Tuesday, 21 December 2010

Teeny-tiny books and creativity at the November meeting

Margaret Cooter began the day with demonstrations of lots of ideas for hand-made books.
We all had scissors, paper and practiced our folding and cutting skills.
We rummaged through Margaret's fantastic stash of hand printed papers to choose our perfect cover.
And all ended up with a fantastic array of teeny-tiny books. Some were purely folded, and some were folded and stitched. All could be enlarged or adapted in numerous ways. And we went away enthusiastic to try our ideas out at home.

In between the sessions with the handmade books, we had a session on creativity led by Jane. With reference to photographs from Slough Museum we thought about the ways in which we approach our own creativity. What ideas attract you? Where do your inspirations come from and where do they lead you? What floats your boat?

External, abstract, visual based -
Are you inspired by your environment - nature, landscape, city scape - what you SEE around you? Pure textures, colours or patterns.

Knowledge or research based -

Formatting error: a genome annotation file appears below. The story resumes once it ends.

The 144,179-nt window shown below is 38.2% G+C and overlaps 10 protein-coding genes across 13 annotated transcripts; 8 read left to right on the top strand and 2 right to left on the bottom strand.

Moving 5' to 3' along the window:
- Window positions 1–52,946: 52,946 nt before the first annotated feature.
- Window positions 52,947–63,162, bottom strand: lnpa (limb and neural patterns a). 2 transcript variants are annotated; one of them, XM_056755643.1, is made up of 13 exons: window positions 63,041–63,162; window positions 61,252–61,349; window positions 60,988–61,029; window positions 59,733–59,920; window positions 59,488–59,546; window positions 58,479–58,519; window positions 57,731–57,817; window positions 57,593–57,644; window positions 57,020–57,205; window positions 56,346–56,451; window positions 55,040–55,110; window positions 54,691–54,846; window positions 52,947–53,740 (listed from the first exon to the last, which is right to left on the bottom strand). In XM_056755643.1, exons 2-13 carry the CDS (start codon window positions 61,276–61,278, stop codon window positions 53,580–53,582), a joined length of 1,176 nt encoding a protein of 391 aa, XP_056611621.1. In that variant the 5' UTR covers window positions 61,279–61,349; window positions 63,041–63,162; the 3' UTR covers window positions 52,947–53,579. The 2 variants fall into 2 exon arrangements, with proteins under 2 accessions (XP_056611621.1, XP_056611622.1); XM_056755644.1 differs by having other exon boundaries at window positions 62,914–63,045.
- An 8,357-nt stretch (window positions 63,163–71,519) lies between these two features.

Are you inspired by what you THINK or what you know or research - history, science, facts? Culture, geography, poetry?

Evocative, emotional -
Does your work result from your emotional responses - what you FEEL about things - emotional reactions, memories or nostalgia.

I find I like to look at what I see around me, and I often think I should be inspired to make something from these inspirations, I photograph leaves or flowers or landscapes. I try sketching. But these never seem to translate into anything I can actually work from. I tend to work with ideas that stem from evocative things, or emotional reactions, things I find difficult to express with words can be translated into something I can make.

What we like isn’t necessarily the same as what we can create. What we like in other people’s work isn’t necessarily what we are good at creating ourselves.

How do you find inspiration? Is there a pattern? Are you always drawn to similar types of inspiration? Is there something entirely different which gives you your ideas? Please comment ...

1 comment:

  1. That sounds like a very enjoyable and productive meeting!
    I think my inspiration takes its first flight from emotional responses. At the moment, while I'm making work about childhood I let myself fall back into memories of my own, with all five senses, but then I also do research (fairytales, psychology, social history, etc.), to underline and undermine what I feel I want to follow up.


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